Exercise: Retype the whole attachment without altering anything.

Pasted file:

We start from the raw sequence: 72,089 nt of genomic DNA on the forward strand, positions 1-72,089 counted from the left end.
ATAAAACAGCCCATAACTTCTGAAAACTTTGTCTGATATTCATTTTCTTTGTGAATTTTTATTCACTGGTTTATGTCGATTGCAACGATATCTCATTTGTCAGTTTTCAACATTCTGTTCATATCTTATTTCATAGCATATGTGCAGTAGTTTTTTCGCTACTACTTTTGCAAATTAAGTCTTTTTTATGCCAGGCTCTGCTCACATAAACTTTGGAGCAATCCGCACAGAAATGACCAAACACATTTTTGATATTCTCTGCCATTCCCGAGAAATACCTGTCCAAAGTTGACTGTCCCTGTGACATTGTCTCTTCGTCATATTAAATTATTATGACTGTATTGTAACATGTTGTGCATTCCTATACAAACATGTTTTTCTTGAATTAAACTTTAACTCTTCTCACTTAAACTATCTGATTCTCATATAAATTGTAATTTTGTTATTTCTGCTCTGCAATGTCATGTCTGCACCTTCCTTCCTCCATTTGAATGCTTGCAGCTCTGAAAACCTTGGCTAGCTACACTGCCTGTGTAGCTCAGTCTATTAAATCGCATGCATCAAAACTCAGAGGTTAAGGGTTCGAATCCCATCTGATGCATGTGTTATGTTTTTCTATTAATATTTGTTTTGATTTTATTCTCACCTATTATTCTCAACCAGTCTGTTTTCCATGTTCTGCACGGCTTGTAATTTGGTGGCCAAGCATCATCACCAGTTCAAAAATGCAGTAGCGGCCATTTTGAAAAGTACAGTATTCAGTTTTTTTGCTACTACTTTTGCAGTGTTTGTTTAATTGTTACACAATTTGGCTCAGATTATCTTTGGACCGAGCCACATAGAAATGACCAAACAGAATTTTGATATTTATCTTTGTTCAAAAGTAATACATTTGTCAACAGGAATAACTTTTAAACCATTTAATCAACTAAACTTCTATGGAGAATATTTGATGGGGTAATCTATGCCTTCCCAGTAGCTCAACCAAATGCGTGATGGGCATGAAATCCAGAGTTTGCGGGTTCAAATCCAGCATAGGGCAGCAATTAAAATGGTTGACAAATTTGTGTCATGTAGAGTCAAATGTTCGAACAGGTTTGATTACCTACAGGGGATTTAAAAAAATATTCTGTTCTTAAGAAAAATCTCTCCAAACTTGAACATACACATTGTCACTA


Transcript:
We start from the raw sequence: 72,089 nt of genomic DNA on the forward strand, positions 1-72,089 counted from the left end.
ATAAAACAGCCCATAACTTCTGAAAACTTTGTCTGATATTCATTTTCTTTGTGAATTTTTATTCACTGGTTTATGTCGATTGCAACGATATCTCATTTGTCAGTTTTCAACATTCTGTTCATATCTTATTTCATAGCATATGTGCAGTAGTTTTTTCGCTACTACTTTTGCAAATTAAGTCTTTTTTATGCCAGGCTCTGCTCACATAAACTTTGGAGCAATCCGCACAGAAATGACCAAACACATTTTTGATATTCTCTGCCATTCCCGAGAAATACCTGTCCAAAGTTGACTGTCCCTGTGACATTGTCTCTTCGTCATATTAAATTATTATGACTGTATTGTAACATGTTGTGCATTCCTATACAAACATGTTTTTCTTGAATTAAACTTTAACTCTTCTCACTTAAACTATCTGATTCTCATATAAATTGTAATTTTGTTATTTCTGCTCTGCAATGTCATGTCTGCACCTTCCTTCCTCCATTTGAATGCTTGCAGCTCTGAAAACCTTGGCTAGCTACACTGCCTGTGTAGCTCAGTCTATTAAATCGCATGCATCAAAACTCAGAGGTTAAGGGTTCGAATCCCATCTGATGCATGTGTTATGTTTTTCTATTAATATTTGTTTTGATTTTATTCTCACCTATTATTCTCAACCAGTCTGTTTTCCATGTTCTGCACGGCTTGTAATTTGGTGGCCAAGCATCATCACCAGTTCAAAAATGCAGTAGCGGCCATTTTGAAAAGTACAGTATTCAGTTTTTTTGCTACTACTTTTGCAGTGTTTGTTTAATTGTTACACAATTTGGCTCAGATTATCTTTGGACCGAGCCACATAGAAATGACCAAACAGAATTTTGATATTTATCTTTGTTCAAAAGTAATACATTTGTCAACAGGAATAACTTTTAAACCATTTAATCAACTAAACTTCTATGGAGAATATTTGATGGGGTAATCTATGCCTTCCCAGTAGCTCAACCAAATGCGTGATGGGCATGAAATCCAGAGTTTGCGGGTTCAAATCCAGCATAGGGCAGCAATTAAAATGGTTGACAAATTTGTGTCATGTAGAGTCAAATGTTCGAACAGGTTTGATTACCTACAGGGGATTTAAAAAAATATTCTGTTCTTAAGAAAAATCTCTCCAAACTTGAACATACACATTGTCACTA